Weaving Made Easy: 17 Projects Using A Simple Loom by Liz Gipson

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Weaving Made Easy: 17 Projects Using A Simple Loom
By Liz Gipson
Weaving Made Easy: 17 Projects Using A Simple Loom

Contents
Introduction 7
The Basics 8
Warping and Weaving 24
Getting Up to Warp Speed 50
projects
Fully Loaded Scarf 52
Cozy Coasters 56
Bobbled Slippers 60
Color-Play Plaid 64
Two-Skein Scarf 68
Piping Hot Pillows 72
Layered Cravat 76
Tweed So Fine 80
Grab It and Go Bag 84
Pleasing Proportions Bag 88
Bamboo Obi 92
Loopy Mats 96
Simply Striped Rug 100
Pick-Up Belt 104
Space-Saving Mats 108
Leno Runner 112
Brooks Bouquet Shawl 116
Illustrated Techniques 120
Project Planning Cards 121
Terms to Know 122
Warping Checklist 123
Project Planning Sheet 124
Sett Chart 125
Sources for Supplies 126
Index 127

Introduction

Weaving is an enchantress. I’m not sure exactly how I came under her spell. I was fortunate to learn to weave at a young age. All things fiber charmed my imagination. As a child, I would wrap my little hands around the fence surrounding the llama at the petting zoo in order to prevent my grandmother from hauling me away. I read in a book that you could weave with that llama’s coat, and I wanted her to teach me how! Working with yarn simply makes me happy, and we tend to stick with things that make us happy.

Weaving, for me, is also a small act of rebellion. We are so far removed from how the items we depend on everyday—food, clothing, and shelter—are made. Now, I’m not even close to making everything I wear or all the textiles in my home, but at least I know what it takes to make the fabric that I depend on.

This little loom—the rigid heddle—is the perfect avenue for you to discover what weaving has to offer. Small and portable, it’s the ideal blend of ease and functionality. Weaving is one of the fastest ways to produce cloth, and it meshes beautifully with all of your other craft skills. If you sew, you’ll be in heaven creating your own fabric. If you knit or crochet, you can combine these techniques for truly unique garments. If you spin, you can create yarns for woven cloth that no one else can buy. If you have never tackled any other craft in your life, you learned all you need to know in third-grade math. Really. It’s that easy!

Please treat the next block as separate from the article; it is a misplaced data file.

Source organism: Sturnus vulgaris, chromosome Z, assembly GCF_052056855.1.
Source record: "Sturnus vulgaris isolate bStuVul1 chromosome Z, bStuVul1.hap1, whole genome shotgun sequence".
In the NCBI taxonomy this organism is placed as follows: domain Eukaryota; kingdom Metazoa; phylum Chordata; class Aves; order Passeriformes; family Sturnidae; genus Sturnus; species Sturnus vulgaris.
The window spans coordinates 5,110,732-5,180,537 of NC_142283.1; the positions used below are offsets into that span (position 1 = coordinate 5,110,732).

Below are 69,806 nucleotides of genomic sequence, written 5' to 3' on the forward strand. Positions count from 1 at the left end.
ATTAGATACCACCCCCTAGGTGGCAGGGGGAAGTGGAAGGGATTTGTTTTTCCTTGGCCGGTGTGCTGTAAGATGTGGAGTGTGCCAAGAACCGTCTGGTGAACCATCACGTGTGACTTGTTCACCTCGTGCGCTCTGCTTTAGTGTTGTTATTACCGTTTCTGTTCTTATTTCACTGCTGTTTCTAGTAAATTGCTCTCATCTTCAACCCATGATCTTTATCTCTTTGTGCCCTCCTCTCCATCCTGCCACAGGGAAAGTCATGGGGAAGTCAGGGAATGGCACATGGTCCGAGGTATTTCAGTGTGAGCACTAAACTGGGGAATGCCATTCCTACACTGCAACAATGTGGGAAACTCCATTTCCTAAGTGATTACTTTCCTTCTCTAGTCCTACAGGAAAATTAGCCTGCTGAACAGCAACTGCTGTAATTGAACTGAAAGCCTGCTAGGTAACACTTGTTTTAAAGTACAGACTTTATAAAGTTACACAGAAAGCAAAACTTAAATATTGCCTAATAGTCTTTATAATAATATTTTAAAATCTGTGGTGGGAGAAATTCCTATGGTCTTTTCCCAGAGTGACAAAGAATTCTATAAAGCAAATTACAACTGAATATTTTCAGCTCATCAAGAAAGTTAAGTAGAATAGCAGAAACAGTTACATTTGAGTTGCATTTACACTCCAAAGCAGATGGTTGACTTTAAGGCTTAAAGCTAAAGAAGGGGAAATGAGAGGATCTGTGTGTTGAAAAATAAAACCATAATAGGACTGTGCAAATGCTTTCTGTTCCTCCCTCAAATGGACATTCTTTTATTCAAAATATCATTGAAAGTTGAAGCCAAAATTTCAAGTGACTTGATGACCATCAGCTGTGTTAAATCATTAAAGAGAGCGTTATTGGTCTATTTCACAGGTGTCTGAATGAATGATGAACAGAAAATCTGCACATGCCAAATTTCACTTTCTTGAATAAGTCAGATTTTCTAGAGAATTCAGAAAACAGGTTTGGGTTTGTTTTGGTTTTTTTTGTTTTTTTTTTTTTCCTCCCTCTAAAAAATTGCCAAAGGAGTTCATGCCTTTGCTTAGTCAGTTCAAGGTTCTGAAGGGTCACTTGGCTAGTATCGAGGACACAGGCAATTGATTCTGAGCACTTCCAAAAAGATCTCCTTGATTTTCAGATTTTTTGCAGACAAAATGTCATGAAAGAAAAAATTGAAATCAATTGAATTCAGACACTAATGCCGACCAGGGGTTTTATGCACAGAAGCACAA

It’s time to get weaving, and this little loom is your ticket to the party.

The basics
With every new avocation comes a new vocabulary. Weaving is no exception, but fortunately, there are only a few simple terms to master. When first used, the terms are printed in boldface type; see page 122 for all terms. Woven cloth is formed when parallel yarns that are held taut are interlaced by a second yarn. As a unit, the taut yarn is called the warp; individual yarns (also called threads) are called warp ends. The yarn that travels over and under (or weaves) between the warp ends is called the weft; individual weft threads are called picks. Woven cloth is made by interlacing the warp ends with weft picks. Long ago, weavers came up with a variety of looms to hold the warp ends taut to facilitate interlacing them with the weft picks.

The rigid heddle is perhaps the most straightforward loom available on the market. The warp ends are threaded alternately through holes in plastic bars (heddles) and through the slots between the bars. As a unit, these holes and slots are called the rigid heddle. It is also referred to as the beater because it is used to “beat” the weft into place. The rigid heddle is lifted or lowered to raise or lower the warp ends to form a shed through which the weft is passed. Think of the shed as the space that “shelters” the weft. Shed blocks provide a means to hold the rigid heddle in the lifted or lowered position so both of your hands are free to manipulate the weft. The weft is most efficiently passed through the shed by means of a stick shuttle, a thin flat piece of wood around which the weft yarn is wrapped. By alternating sheds and beating picks of yarns, the weft yarn passes alternately over and under the warp ends to weave cloth.


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